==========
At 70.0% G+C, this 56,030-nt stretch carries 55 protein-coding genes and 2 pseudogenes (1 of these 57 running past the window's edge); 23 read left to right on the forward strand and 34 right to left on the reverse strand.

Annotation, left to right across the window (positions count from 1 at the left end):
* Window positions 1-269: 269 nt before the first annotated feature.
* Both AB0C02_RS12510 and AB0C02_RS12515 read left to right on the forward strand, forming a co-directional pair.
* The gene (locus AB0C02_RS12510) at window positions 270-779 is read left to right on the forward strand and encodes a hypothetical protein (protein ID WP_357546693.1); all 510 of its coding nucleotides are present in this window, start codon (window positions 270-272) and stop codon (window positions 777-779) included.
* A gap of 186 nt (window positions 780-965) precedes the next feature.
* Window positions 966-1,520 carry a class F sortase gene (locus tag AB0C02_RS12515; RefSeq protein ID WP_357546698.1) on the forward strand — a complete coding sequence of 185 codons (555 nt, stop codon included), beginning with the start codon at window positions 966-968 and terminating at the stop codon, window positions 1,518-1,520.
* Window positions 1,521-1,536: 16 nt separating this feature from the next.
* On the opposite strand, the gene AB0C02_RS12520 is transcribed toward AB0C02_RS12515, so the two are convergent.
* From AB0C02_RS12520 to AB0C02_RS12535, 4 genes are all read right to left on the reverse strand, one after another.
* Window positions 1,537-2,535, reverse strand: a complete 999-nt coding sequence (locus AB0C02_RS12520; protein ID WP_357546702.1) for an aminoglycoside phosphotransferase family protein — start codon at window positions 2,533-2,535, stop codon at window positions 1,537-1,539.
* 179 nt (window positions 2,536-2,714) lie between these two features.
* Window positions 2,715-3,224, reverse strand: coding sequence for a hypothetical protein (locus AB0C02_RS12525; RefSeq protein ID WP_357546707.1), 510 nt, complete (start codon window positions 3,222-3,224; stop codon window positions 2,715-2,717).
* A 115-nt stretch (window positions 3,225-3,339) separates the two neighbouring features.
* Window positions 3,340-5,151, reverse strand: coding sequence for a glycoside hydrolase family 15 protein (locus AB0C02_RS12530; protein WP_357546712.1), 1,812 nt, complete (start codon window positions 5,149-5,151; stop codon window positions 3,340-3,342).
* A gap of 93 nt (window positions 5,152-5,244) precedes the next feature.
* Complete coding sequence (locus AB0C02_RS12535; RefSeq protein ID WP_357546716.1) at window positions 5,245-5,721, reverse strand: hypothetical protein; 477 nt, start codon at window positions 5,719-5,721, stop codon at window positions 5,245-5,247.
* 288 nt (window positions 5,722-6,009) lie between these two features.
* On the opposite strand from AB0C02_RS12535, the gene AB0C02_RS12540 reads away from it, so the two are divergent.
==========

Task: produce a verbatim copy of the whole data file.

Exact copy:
At 70.0% G+C, this 56,030-nt stretch carries 55 protein-coding genes and 2 pseudogenes (1 of these 57 running past the window's edge); 23 read left to right on the forward strand and 34 right to left on the reverse strand.

Annotation, left to right across the window (positions count from 1 at the left end):
* Window positions 1-269: 269 nt before the first annotated feature.
* Both AB0C02_RS12510 and AB0C02_RS12515 read left to right on the forward strand, forming a co-directional pair.
* The gene (locus AB0C02_RS12510) at window positions 270-779 is read left to right on the forward strand and encodes a hypothetical protein (protein ID WP_357546693.1); all 510 of its coding nucleotides are present in this window, start codon (window positions 270-272) and stop codon (window positions 777-779) included.
* A gap of 186 nt (window positions 780-965) precedes the next feature.
* Window positions 966-1,520 carry a class F sortase gene (locus tag AB0C02_RS12515; RefSeq protein ID WP_357546698.1) on the forward strand — a complete coding sequence of 185 codons (555 nt, stop codon included), beginning with the start codon at window positions 966-968 and terminating at the stop codon, window positions 1,518-1,520.
* Window positions 1,521-1,536: 16 nt separating this feature from the next.
* On the opposite strand, the gene AB0C02_RS12520 is transcribed toward AB0C02_RS12515, so the two are convergent.
* From AB0C02_RS12520 to AB0C02_RS12535, 4 genes are all read right to left on the reverse strand, one after another.
* Window positions 1,537-2,535, reverse strand: a complete 999-nt coding sequence (locus AB0C02_RS12520; protein ID WP_357546702.1) for an aminoglycoside phosphotransferase family protein — start codon at window positions 2,533-2,535, stop codon at window positions 1,537-1,539.
* 179 nt (window positions 2,536-2,714) lie between these two features.
* Window positions 2,715-3,224, reverse strand: coding sequence for a hypothetical protein (locus AB0C02_RS12525; RefSeq protein ID WP_357546707.1), 510 nt, complete (start codon window positions 3,222-3,224; stop codon window positions 2,715-2,717).
* A 115-nt stretch (window positions 3,225-3,339) separates the two neighbouring features.
* Window positions 3,340-5,151, reverse strand: coding sequence for a glycoside hydrolase family 15 protein (locus AB0C02_RS12530; protein WP_357546712.1), 1,812 nt, complete (start codon window positions 5,149-5,151; stop codon window positions 3,340-3,342).
* A gap of 93 nt (window positions 5,152-5,244) precedes the next feature.
* Complete coding sequence (locus AB0C02_RS12535; RefSeq protein ID WP_357546716.1) at window positions 5,245-5,721, reverse strand: hypothetical protein; 477 nt, start codon at window positions 5,719-5,721, stop codon at window positions 5,245-5,247.
* 288 nt (window positions 5,722-6,009) lie between these two features.
* On the opposite strand from AB0C02_RS12535, the gene AB0C02_RS12540 reads away from it, so the two are divergent.